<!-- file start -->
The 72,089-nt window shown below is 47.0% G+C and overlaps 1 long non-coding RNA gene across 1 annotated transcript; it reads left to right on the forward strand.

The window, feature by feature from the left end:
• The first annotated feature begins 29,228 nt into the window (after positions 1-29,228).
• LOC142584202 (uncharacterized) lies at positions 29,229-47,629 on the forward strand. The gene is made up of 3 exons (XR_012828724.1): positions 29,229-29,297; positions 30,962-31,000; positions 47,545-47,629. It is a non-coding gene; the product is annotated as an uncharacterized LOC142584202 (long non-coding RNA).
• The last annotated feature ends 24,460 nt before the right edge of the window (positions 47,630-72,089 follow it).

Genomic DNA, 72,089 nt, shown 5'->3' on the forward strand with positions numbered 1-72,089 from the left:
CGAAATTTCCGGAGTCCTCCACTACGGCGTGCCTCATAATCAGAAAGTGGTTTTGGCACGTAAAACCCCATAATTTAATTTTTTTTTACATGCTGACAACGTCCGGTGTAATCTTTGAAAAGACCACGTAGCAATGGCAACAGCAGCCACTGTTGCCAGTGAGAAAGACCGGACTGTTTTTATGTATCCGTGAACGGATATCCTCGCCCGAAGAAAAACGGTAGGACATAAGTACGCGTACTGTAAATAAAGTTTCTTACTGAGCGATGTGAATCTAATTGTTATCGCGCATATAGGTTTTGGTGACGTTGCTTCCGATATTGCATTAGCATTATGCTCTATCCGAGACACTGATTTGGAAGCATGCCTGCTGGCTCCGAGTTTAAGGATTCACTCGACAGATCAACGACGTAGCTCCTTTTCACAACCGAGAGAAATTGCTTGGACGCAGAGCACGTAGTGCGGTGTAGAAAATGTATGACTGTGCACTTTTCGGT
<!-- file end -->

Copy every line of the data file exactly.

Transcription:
The 72,089-nt window shown below is 47.0% G+C and overlaps 1 long non-coding RNA gene across 1 annotated transcript; it reads left to right on the forward strand.

The window, feature by feature from the left end:
• The first annotated feature begins 29,228 nt into the window (after positions 1-29,228).
• LOC142584202 (uncharacterized) lies at positions 29,229-47,629 on the forward strand. The gene is made up of 3 exons (XR_012828724.1): positions 29,229-29,297; positions 30,962-31,000; positions 47,545-47,629. It is a non-coding gene; the product is annotated as an uncharacterized LOC142584202 (long non-coding RNA).
• The last annotated feature ends 24,460 nt before the right edge of the window (positions 47,630-72,089 follow it).

Genomic DNA, 72,089 nt, shown 5'->3' on the forward strand with positions numbered 1-72,089 from the left:
CGAAATTTCCGGAGTCCTCCACTACGGCGTGCCTCATAATCAGAAAGTGGTTTTGGCACGTAAAACCCCATAATTTAATTTTTTTTTACATGCTGACAACGTCCGGTGTAATCTTTGAAAAGACCACGTAGCAATGGCAACAGCAGCCACTGTTGCCAGTGAGAAAGACCGGACTGTTTTTATGTATCCGTGAACGGATATCCTCGCCCGAAGAAAAACGGTAGGACATAAGTACGCGTACTGTAAATAAAGTTTCTTACTGAGCGATGTGAATCTAATTGTTATCGCGCATATAGGTTTTGGTGACGTTGCTTCCGATATTGCATTAGCATTATGCTCTATCCGAGACACTGATTTGGAAGCATGCCTGCTGGCTCCGAGTTTAAGGATTCACTCGACAGATCAACGACGTAGCTCCTTTTCACAACCGAGAGAAATTGCTTGGACGCAGAGCACGTAGTGCGGTGTAGAAAATGTATGACTGTGCACTTTTCGGT